It is difficult to express in words how wrong it would be for the National Energy Board to allow Kinder Morgan to twin its Trans Mountain pipeline through Burnaby.
I'm prompted to write by the distinct possibility that the new pipeline will traverse Burnaby Mountain and the Trans Mountain tank farm on its southwest slope may be expanded to accommodate the expected more than doubling of the amount of crude oil that will be shipped to the coast and carried by tanker through Burrard Inlet.
I spent more than two years of my life chairing a city committee that negotiated an agreement that saw more than 300 hectares of Simon Fraser University forested land returned to Burnaby for park and conservation use.
The 1995 agreement included a city land exchange with SFU and a provincial financial contribution to create an endowment fund. It allowed the university to create, over time, a residential community that is now starting to provide more housing on the campus for students, faculty and staff, as well as the general community. The agreement included city recognition of the university's official community plan and formal agreement by SFU to work with the city through the rezoning and redevelopment process.
The city gained forested parkland which, added to the then-existing Burnaby Mountain Park, created a 1,400-acre, forested park, almost one-and-half times larger than Stanley Park. The dedication of the new parkland in a November 1996 city referendum meant that this wonderful, natural asset will be preserved and protected for future generations.
The agreement ended decades of uncertainty and mistrust around the SFU conservation lands. Burnaby had historically asserted that the lands could be used for conservation only, while the university maintained that as a provincial entity, it was legally exempt from city zoning bylaws and building rules. For decades, the university's building permit applications to the city were filed with letters from its lawyers, pointing out that the university wasn't legally obligated to ask Burnaby's permission to build structures on university land.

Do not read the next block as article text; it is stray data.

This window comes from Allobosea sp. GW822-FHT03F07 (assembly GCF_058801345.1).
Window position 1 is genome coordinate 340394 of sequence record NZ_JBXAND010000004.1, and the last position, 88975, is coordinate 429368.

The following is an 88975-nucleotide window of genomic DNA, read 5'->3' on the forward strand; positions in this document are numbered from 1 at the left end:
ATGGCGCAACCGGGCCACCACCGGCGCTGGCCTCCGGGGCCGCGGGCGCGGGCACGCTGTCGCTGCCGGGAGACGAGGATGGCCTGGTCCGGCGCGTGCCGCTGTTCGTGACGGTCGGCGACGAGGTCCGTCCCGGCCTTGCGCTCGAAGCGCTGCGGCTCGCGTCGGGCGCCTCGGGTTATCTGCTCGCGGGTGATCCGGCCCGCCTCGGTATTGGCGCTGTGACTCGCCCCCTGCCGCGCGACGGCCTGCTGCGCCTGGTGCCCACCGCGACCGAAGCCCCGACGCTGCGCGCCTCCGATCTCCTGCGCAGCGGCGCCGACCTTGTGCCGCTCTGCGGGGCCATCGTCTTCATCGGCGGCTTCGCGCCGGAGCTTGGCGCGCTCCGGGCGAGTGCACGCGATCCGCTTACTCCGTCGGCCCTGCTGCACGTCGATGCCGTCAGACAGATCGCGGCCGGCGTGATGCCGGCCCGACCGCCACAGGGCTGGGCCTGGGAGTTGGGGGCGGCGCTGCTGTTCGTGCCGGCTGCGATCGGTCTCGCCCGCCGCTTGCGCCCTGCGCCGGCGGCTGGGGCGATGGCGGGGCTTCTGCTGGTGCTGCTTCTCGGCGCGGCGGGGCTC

I strongly believed we should work to resolve our differences through a negotiated solution. Then Mayor Bill Copeland agreed with this approach and appointed me and then veteran councillor Doug Drummond to a liaison committee with a mandate to resolve these historic differences.
We spent more than two years in meetings with the university team, appointed by then-president John Stubbs and headed by then university vice-president Jack Blaney. I reached out to the local MLA Barb Copping, former premier Mike Harcourt and then university chancellor Yvonne Cocke to keep the negotiations moving forward.
Our goal in the negotiations was to provide a "win" for the university by allowing much-needed residential and commercial development within the "ring road" while preserving for all time the forest, wildlife habitat and streams of Burnaby Mountain for public use and enjoyment.
It was clear to me that the city had more resources to protect the unique habitat and ecosystem of Burnaby Mountain, as well as maintain the trail network that allowed public access to the terrain. And, in the years since the agreement, the city has committed resources to improve and protect the mountain parkland, streams and wildlife. A contaminated site on the north side of the mountain was rehabilitated and redeveloped into the popular Burnaby Mountain Air Bike Skills Park, opened by the city in 2008.
I saw the protection and expansion of Burnaby Mountain Park as part of a city strategy to expand our parkland network, especially as Burnaby was expected to accommodate greater residential growth as part of a regional strategy to protect farmland and reduce urban sprawl in the Lower Mainland.